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Flower-arranging for me is rather like peering into the fridge and wondering what there is to cook

From his home at Glendurgan, hotel florist Charles Fox

Never before has there been so much to pick and in such good condition but so little reason to pick it! Each spring I cannot quite get over the intensity of the beech tree leaves: their almost transparent pale lime green-ness. They are such an excellent foil whether it be for pale colours or intense strong colours. Or just on their own, five thin branches can be put into a 3’ high cylindrical vase and create a bower over a dining table. Hornbeam also is good, slightly stronger in form and in colour.

I try to avoid anything looking as if it’s come out of a magazine or a florist’s shop. To this end flower-arranging for me is rather like peering into the fridge and wondering what there is to cook, always looking for just a few of the best ingredients and the best way they will combine, and, for me, in a way which involves minimum effort but maximum impact. It is also important to look at the purpose and place of the final arrangement. I simply cannot stuff vases full of twigs and 50 florists’ flowers, all with their leaves on, and drive them off in a transit van to their destinations…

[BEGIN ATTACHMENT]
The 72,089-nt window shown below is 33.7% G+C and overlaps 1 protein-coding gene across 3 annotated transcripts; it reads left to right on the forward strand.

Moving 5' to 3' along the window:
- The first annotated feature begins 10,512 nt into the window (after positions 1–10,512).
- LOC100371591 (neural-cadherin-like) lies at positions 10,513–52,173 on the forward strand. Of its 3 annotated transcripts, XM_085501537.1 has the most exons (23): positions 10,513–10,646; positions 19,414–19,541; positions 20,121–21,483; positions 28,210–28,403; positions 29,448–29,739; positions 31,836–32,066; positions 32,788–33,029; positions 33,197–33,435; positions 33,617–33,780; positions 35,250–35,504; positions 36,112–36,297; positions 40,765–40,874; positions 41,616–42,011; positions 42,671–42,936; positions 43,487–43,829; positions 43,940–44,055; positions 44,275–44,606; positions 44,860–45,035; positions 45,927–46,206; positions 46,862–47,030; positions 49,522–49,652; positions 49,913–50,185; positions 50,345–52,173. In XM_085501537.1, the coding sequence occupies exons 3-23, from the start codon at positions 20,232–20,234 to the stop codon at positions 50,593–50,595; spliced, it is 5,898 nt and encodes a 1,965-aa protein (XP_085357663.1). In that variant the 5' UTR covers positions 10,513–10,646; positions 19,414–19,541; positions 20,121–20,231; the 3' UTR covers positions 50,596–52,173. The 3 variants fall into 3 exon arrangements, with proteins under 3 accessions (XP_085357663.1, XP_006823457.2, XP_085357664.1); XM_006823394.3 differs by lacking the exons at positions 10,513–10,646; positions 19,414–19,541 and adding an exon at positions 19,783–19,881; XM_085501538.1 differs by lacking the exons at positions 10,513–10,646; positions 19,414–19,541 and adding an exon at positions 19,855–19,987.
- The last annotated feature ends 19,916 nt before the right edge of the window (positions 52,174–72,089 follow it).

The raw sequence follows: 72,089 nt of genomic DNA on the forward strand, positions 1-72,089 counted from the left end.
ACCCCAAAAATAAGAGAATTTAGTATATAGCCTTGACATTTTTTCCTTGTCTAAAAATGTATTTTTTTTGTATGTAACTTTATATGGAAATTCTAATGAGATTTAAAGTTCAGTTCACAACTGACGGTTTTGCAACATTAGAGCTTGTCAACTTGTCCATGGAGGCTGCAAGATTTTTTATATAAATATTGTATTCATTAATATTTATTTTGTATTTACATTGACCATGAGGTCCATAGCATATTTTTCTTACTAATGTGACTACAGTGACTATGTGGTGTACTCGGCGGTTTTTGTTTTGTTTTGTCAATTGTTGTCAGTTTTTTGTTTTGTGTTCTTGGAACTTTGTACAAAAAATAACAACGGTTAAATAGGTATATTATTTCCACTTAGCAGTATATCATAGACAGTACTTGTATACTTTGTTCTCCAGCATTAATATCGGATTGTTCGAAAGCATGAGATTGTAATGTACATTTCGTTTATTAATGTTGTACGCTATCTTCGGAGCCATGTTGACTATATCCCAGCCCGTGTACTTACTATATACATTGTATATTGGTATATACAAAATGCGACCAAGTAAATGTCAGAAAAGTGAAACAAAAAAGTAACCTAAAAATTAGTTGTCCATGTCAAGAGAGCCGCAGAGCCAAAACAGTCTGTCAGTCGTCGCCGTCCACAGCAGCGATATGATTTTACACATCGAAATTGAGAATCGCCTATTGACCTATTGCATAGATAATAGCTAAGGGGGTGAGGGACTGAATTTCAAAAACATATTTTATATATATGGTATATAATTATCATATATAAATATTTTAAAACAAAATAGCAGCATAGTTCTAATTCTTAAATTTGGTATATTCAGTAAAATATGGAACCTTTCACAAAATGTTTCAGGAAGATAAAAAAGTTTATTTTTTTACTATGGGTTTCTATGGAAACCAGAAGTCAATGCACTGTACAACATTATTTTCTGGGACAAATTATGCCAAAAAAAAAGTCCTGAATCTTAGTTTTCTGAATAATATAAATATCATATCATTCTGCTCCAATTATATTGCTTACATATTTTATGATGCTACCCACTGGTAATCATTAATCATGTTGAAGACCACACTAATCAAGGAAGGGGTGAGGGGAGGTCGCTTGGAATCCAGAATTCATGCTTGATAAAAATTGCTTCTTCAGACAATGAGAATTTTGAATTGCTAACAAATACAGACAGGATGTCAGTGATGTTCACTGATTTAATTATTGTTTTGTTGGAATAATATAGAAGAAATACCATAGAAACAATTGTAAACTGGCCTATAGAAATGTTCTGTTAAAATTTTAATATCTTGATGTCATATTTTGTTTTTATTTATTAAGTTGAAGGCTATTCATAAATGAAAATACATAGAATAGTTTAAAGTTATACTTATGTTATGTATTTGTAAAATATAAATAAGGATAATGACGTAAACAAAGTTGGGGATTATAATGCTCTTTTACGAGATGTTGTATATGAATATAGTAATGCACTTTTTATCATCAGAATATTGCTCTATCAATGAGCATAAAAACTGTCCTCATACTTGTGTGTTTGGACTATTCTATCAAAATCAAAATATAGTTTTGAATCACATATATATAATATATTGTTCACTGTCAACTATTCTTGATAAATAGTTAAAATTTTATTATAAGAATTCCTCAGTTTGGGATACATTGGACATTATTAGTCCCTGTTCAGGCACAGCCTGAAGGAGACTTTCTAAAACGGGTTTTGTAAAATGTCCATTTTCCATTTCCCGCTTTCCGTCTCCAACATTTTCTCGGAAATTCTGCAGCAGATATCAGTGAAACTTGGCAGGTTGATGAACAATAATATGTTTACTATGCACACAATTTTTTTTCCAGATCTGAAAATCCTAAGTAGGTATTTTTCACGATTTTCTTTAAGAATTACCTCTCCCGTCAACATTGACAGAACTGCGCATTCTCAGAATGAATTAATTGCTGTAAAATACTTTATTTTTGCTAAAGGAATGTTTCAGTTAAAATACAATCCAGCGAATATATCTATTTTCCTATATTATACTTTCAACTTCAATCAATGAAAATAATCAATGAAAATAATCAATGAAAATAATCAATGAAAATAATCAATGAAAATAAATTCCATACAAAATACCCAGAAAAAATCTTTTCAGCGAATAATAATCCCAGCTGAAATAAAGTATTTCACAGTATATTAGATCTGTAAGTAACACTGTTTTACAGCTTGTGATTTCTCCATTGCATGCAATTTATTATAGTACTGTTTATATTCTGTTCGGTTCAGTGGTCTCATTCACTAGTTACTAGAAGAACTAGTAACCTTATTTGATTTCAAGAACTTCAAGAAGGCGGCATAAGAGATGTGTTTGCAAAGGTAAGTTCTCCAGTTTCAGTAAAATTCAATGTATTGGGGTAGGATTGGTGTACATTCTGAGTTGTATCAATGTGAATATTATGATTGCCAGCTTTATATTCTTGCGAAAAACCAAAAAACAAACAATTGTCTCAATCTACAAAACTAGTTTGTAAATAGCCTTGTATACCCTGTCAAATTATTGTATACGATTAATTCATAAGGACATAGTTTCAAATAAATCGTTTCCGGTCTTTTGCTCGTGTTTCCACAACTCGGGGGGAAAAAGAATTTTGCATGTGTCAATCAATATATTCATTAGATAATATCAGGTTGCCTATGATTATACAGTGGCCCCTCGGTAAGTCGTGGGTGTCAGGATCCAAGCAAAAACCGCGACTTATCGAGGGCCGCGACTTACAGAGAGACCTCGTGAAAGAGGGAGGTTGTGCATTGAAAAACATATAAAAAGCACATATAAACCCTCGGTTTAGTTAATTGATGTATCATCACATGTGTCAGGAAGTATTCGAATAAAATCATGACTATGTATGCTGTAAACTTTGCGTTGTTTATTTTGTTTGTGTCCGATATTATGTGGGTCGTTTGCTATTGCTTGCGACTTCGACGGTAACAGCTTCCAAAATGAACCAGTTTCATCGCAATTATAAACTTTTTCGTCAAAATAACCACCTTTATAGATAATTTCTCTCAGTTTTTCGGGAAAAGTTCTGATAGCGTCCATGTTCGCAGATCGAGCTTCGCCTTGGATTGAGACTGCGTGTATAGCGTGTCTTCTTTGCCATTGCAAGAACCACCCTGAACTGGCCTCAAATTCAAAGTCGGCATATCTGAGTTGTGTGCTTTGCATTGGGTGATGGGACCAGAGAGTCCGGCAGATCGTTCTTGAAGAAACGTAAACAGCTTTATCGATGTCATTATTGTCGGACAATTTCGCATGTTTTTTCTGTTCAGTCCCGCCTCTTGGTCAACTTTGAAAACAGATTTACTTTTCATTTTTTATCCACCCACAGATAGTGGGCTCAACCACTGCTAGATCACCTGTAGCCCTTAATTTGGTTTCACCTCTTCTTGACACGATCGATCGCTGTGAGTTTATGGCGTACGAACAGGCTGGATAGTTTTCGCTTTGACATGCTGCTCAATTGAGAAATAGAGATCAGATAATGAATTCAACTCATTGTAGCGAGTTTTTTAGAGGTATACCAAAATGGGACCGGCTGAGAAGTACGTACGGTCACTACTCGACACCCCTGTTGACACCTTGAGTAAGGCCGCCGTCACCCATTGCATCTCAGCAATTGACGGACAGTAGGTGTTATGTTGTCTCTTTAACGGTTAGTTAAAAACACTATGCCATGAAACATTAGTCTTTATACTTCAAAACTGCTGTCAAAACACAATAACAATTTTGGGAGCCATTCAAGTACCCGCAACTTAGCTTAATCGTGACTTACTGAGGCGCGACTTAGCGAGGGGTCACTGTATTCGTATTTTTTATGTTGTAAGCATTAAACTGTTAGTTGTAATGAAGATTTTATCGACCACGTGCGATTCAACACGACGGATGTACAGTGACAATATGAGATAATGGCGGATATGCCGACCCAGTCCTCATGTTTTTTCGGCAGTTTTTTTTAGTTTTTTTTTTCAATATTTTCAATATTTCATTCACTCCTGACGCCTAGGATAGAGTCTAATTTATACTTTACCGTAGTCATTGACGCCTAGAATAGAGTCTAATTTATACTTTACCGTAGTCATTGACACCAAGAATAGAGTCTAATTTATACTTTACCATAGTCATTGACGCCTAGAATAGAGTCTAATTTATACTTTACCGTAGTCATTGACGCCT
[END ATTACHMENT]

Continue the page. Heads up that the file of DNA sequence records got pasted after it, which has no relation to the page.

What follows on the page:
I look around the garden until something grabs my imagination. More often than not it’s a shrub which needs pruning: a bough which can be removed to the advantage of the plant. Alternatively I will go for flowers which are growing in abundance.

Then I look at containers. Presentation is everything and containers have an important part to play. Glass is best because it catches the light but sometimes I will use a china vase such a plumbago-blue pot I bought in a second-hand shop specifically for daffodils. Just as good if not better, it contrasts well with an acid yellow rhododendron. Some flowers, like these,  will rest on their own merit and do not need any companions: less is more. But at other times flowers can look slightly austere on their own. They appear to be hungry, and need enhancement; and that is when I will throw in anything extra I can find. I call this un-contriving contrivance. It doesn’t matter if the result looks untidy or lacking in symmetry, or if there is a clash of colours: all this gives an arrangement character and helps it to sing. One only has to think how any room is transformed by a handful of wild flowers which have been randomly picked and shoved into a jug…

A guest at the hotel was one day watching me arrange flowers. ‘You are lacking a leader’, she imperiously announced. I apologised and rearranged the flowers to create the pyramidal effect so beloved by florists. Half an hour later her husband passed me and whispered in my ear ‘Pay no attention to her. She is just the head of the flower arranging rota at Westminster Abbey’.

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